Mr D’s Magnificent Pie Machine
Mr D is looking forward to bringing his Pie Machine to Leeds Dock. And what a machine it is — think Steampunk meets Willy Wonka and Wallace & Gromit. Mr D is always keen to offer samples to the curious. But one occasion, a lady muscled in on a tasting session, grabbed the sample on offer and just shoved it straight into her mouth. “I offered the steak pie to the remaining samplers” remembers Mr D, “stating what it was. The sample bandit immediately spat it out, in a dramatic and somewhat un-lady like fashion. It transpired something was lost in her translation of Yorkshire and thought I was selling… SNAKE pie.”

The Baking Biker
The stuff The Baking Biker comes up with is just plain filthy. During Mr and Mrs Baking Biker’s Trinity Kitchen pitch, they revealed the Creme Scotch Egg – boulder-like clumps of chocolate encasing a Cadbury’s Creme Egg, looking a bit like a well-poached hen’s egg. People flocked from Nottingham just to try it. Then they created the ‘Nutter Butter’ cookie dough ice cream with Reese’s Pieces, peanut butter, and chocolate. Word is it’s a special invention ahead of the Awards. Strewth.

Little Red Food Truck
From the team behind Sela – who are a Leeds institution – Little Red is cooking up calzones on the Dock. With dipping pots of Parmesan Cream. All served from one of the cutest trucks in the business. Set to win big this year?

Primestreetfood
Prime Street Food is a mash-up of Scottish and Swedish flavours – a brand new food truck serving fresh, restaurant quality food such as hand cut chips with bearnaise sauce and sourdough brioche with fusion cooked pork and pumpkin seed coleslaw. “We have over 25 years catering experience working in nine different countries” says Scott Gibson. “And we’re serious about competing in the British Street Food Awards. We couldn’t make the Scotland heats, so we’re driving down to compete in Leeds. Can’t wait!”.

Pickled Porker
The Pickled Porker trade from the Pig Shed. It’s a one-off – part Basque cider house and part Yorkshire pub – and a place where you can sit down and enjoy Yorkshire craft ciders with low and slow meats on brioche, or a Yorkshire tapas board with two or three dishes to share. Not that you’ll be doing a lot of sharing. With cider-glazed Yorkshire chorizo and fennel seeds on the menu, and cider-braised pork cheeks with rosemary and white bean smash, why on earth would you?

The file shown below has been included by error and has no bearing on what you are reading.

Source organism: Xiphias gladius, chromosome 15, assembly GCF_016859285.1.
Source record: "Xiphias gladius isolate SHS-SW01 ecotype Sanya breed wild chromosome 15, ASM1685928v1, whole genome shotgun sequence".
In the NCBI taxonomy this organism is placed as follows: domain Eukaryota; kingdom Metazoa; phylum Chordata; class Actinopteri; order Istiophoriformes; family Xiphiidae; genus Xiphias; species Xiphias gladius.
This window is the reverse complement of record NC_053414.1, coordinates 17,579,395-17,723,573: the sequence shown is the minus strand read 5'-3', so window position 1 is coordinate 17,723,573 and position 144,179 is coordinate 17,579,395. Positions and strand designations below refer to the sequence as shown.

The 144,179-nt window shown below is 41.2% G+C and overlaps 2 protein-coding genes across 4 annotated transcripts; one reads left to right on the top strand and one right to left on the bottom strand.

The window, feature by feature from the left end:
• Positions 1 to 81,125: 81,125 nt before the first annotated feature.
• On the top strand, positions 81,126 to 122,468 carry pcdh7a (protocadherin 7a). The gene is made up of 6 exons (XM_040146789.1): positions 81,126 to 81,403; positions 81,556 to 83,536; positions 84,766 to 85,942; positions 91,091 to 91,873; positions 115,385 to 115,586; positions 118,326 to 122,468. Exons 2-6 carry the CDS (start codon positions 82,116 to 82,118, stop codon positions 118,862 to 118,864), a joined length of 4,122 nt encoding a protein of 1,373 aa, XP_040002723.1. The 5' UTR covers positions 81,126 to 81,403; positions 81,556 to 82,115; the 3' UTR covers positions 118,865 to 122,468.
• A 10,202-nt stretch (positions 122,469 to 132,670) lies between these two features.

Chaat Cart
We didn’t think we would see Chaat Cart again. Nope. After five years selling South Indian snacks and small plates across the streets of the North, they’ve just opened their first bricks and mortar place in Marple. And (in the same way that the magnificent Beastro and The Moocher left the streets when they went legit) we worried Chaat Cart would do the same. So we were delighted to get an application for the 2017 British Street Food Awards. What to expect for their Awards menu? Indian classics such as bhel puri, gunpowder fries, homestyle lentil dahl and masala dosa that champion British produce.

Pizza Loco
There is pizza (the pizza you order on a Friday when you’re too tired to cook or pick up out of your supermarket’s freezer) and then there’s pizza. The real stuff, out of a wood-fired oven, served with a bottle of something cold, overlooking the Bay of Naples. Oh, and then there’s the kind of pizza that comes out of a steam train. Ladies and gentlemen, I give you Pizza Loco. From Leeds. Italian on the bottom, Yorkshire on’t top.

Ruby’s Street Kitchen
Ruby’s are very, very new on the scene. So new that their website’s only half built. But they’re already turning some heads. And their heavily personalised take on the street food of Mumbai is one of the freshest interpretations out there. Better still, they’re among the friendliest people you’ll meet. ‘To be honest we don’t like long hectic food lines,’ they say. ‘We get so sad that we can’t spend enough time with each customer.’

Kerbedge
Once the hatch opens, team KerbEdge flip the best burgers this side of the Atlantic. Their words, not ours (but we hear people say as much whenever we book Cyril the H van into Trinity Kitchen). But how will their handmade burgers (using chuck steak mince from locally reared Limousin cattle supplied by Riverside Butchers of Stamford Bridge) stand up against the opposition at the British Street Food Awards? Check ‘em out.